By: Taran Adarsh, IndiaFM
Thursday, September 28, 2006
Four releases last week [Shiva, Pyaar Ke Side/Effects, Bas Ek Pal and Kachchi Sadak]. Four this week [Rocky, Khosla Ka Ghosla, Dor and Manoranjan - The Entertainment]. Let me throw a question at you: Does the common man have the time, money or inclination to watch two/three/four films in a week? Eight films in two weeks? It's professional hara-kiri.
But I wouldn't blame the producers for it. What choice do they have? Once the promotions have begun, it's difficult to hold back your film. And an 'open week' is a rarity considering the number of films being produced these days.
The four new releases -- Rocky, Khosla Ka Ghosla, Dor and Manoranjan - The Entertainment - faced opposition in the form of...
- With the commencement of Navratri, the evening and night shows are largely affected in several parts of the country. A sizable chunk of population heads for the dandiya venues, not movieplexes.
- Also, Monday onwards, the commencement of the holy month of Ramadan took a toll on film business. Again, a sizable chunk abstains from watching films for an entire month, so that makes a further dent in film business.
- Add to it, the school and college examinations that are currently going on. Sure, these external forces are difficult to combat.
Of the four releases, Khosla Ka Ghosla had the best start at places. Its opening ranged from 30% to 45% at multiplexes, but the evening shows showed a rise at several places [75% +]. Saturday was better than Friday, while Sunday was better than Saturday. Monday and Tuesday were steady too. Do I hear UTV, its distributors, jumping with joy and crooning 'Chak De Phattey'?
In fact, Khosla Ka Ghosla is the second multiplex film, after Pyaar Ke Side/Effects, to be accorded a jaddoo ki jhappi by the multiplex audience.
Dor had to be content with a 20% start and despite glowing reviews by almost the entire media, the collections did show an increase, albeit marginally [45% +]. The weekend was better at places, but poor at several centres. Overall, the business is not in sync with the merits of the film.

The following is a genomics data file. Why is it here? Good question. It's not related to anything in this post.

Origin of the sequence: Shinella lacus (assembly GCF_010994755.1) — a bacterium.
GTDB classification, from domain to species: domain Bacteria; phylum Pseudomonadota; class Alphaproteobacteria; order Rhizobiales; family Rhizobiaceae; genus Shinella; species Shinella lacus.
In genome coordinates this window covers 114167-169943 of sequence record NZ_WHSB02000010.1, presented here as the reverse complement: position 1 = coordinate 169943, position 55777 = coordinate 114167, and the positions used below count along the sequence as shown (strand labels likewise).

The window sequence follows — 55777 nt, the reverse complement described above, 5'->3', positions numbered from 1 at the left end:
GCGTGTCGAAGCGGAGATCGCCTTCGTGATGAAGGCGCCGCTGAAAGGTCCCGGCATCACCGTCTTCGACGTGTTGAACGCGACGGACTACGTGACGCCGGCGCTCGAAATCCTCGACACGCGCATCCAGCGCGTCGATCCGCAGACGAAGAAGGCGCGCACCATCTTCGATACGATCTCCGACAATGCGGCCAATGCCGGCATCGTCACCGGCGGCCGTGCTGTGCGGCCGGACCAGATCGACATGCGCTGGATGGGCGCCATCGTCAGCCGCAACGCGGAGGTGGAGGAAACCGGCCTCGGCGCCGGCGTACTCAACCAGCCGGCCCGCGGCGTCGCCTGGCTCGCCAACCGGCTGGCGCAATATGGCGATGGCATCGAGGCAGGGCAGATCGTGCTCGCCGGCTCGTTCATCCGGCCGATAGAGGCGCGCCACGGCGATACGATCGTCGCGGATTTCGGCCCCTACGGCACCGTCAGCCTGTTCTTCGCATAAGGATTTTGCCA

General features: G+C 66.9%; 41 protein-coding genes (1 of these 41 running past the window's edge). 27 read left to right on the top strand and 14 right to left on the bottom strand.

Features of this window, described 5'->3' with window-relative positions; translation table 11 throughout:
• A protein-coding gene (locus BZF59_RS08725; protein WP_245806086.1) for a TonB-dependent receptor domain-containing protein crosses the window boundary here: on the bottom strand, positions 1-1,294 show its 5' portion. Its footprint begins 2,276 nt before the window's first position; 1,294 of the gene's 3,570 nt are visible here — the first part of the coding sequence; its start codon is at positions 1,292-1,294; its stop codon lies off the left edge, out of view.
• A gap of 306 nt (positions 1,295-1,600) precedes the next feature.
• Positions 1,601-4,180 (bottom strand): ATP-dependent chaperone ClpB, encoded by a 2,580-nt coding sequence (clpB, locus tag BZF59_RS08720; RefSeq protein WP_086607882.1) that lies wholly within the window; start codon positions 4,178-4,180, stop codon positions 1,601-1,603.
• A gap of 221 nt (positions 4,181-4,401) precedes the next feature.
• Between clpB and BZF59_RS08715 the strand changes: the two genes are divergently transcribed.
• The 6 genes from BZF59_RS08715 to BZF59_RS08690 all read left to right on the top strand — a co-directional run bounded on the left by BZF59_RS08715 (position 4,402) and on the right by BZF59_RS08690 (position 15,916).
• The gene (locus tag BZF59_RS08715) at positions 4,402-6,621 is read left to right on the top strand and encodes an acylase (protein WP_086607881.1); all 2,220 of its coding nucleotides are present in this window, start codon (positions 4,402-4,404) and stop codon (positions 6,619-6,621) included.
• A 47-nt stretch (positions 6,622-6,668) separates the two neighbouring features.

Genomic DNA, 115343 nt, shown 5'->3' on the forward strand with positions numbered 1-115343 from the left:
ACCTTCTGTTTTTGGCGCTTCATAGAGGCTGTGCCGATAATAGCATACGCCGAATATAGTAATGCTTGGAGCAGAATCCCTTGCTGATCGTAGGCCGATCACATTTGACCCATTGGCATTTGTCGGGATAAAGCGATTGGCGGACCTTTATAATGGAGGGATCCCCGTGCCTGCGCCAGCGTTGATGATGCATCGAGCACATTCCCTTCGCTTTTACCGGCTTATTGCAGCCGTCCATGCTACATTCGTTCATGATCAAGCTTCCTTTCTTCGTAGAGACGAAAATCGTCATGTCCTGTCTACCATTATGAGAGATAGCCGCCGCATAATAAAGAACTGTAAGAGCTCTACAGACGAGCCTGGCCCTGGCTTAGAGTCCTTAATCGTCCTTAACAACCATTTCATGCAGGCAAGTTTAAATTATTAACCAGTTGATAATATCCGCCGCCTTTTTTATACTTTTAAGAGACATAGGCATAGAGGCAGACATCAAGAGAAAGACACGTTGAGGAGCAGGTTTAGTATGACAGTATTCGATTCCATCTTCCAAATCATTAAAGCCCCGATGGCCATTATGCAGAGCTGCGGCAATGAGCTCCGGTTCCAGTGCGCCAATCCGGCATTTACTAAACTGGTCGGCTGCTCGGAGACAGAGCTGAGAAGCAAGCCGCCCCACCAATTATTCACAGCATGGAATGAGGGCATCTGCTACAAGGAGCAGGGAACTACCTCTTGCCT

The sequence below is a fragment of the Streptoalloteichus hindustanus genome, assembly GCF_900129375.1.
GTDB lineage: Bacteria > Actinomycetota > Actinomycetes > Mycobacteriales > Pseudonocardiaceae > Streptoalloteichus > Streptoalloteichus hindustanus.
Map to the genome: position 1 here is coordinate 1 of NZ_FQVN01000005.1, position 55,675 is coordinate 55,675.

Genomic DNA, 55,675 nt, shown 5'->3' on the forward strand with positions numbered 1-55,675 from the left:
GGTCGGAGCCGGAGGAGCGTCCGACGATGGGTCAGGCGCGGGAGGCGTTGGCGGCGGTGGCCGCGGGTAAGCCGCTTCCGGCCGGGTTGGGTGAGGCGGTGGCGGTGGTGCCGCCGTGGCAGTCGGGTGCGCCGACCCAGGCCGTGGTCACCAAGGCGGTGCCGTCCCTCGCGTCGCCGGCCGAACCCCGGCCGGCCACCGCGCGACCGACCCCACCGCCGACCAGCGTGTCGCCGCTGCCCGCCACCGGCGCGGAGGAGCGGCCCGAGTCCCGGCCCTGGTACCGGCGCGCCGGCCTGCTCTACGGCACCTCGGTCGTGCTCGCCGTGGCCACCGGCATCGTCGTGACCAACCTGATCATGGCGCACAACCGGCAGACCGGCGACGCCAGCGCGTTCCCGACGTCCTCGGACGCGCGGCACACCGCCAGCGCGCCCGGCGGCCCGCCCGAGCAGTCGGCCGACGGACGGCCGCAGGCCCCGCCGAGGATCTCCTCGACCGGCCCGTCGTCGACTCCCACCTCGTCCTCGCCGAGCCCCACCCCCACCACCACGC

I repeat what I had penned in one my 'Biz Talk' columns a few months ago: Winning acclaim and awards are important, but the fact remains that it's the paisa that does the talking at the end of the day. Like movie moghul [late] Manmohan Desai once told me while discussing his movies, "Kewal taarif se peth nahin bharta, you need to see how rosy your balance sheet looks at the end of the day." I endorse the views of one of the greatest masters completely.
The third new release, Rocky, performed lower than Khosla Ka Ghosla and Dor. Now that's surprising since the film was extensively promoted prior to its release and a couple of Himesh Reshammiya tracks had caught the fancy of moviegoers. But the film is a supreme disaster -- in terms of content and also business. Its failure is sure to hit Zayed hard since it's a solo-hero project.
As for Manoranjan - The Entertainment, it's one of the shoddiest takes on the film industry. This movie didn't make sense to me when I saw its private screening almost a week before its release. And its outcome at the ticket window doesn't come as a shock either.
THIS WEEK IN 2005
[Weekend: September 23-25, 2005]
On the surface, Dil Jo Bhi Kahey... was a perfect launch for a star-kid. By joining hands with heavyweight Manmohan Shetty's Entertainment One to co-produce the film, casting Amitabh Bachchan and Revathy as Karan's on-screen parents, hiring the best of names in the business [Shankar-Ehsaan-Loy, Javed Akhtar, Binod Pradhan], shooting the film in Stockholm and Mauritius and inviting hand-picked journos to Mauritius to introduce his son, Romesh Sharma left no stone unturned to give his son an ideal launch.
But Romesh Sharma went wrong in his decision of choosing a script that seemed completely outdated in today's times. Also, the promotion of Dil Jo Bhi Kahey... was quite low-key. The lead pair should've been all over -- on billboards, in newspapers and periodicals, on television, on radio stations and the Internet media.
Dil Jo Bhi Kahey... had a shockingly dull start at the ticket window. It opened to a 20% + start at some places, while at some movieplexes, the turnout in some shows was as low as 5%-10%. No one was expecting miracles on Saturday or Sunday and the business on these two days, even at multiplexes, was below par.
Call it a coincidence, but Amitabh's seventh release in 2004, Hum Kaun Hai?, recorded lowest collections when compared to his other releases that year. Dil Jo Bhi Kahey... is his seventh release in 2005 and as luck would have it, the collections of the film are the weakest when compared to his other openers in 2005.
THIS WEEK IN 2004
[Weekend: September 24-26, 2004]
As many as four films hit the marquee this weekend in India [five films, if you add Chokher Bali in Overseas]. And the business of the four films [Tumsa Nahin Dekha, Madhoshi, Dobara and King of Bollywood] only added to the woes of a crestfallen industry.
Multiple releases in one week... Will we ever learn from our mistakes? I doubt!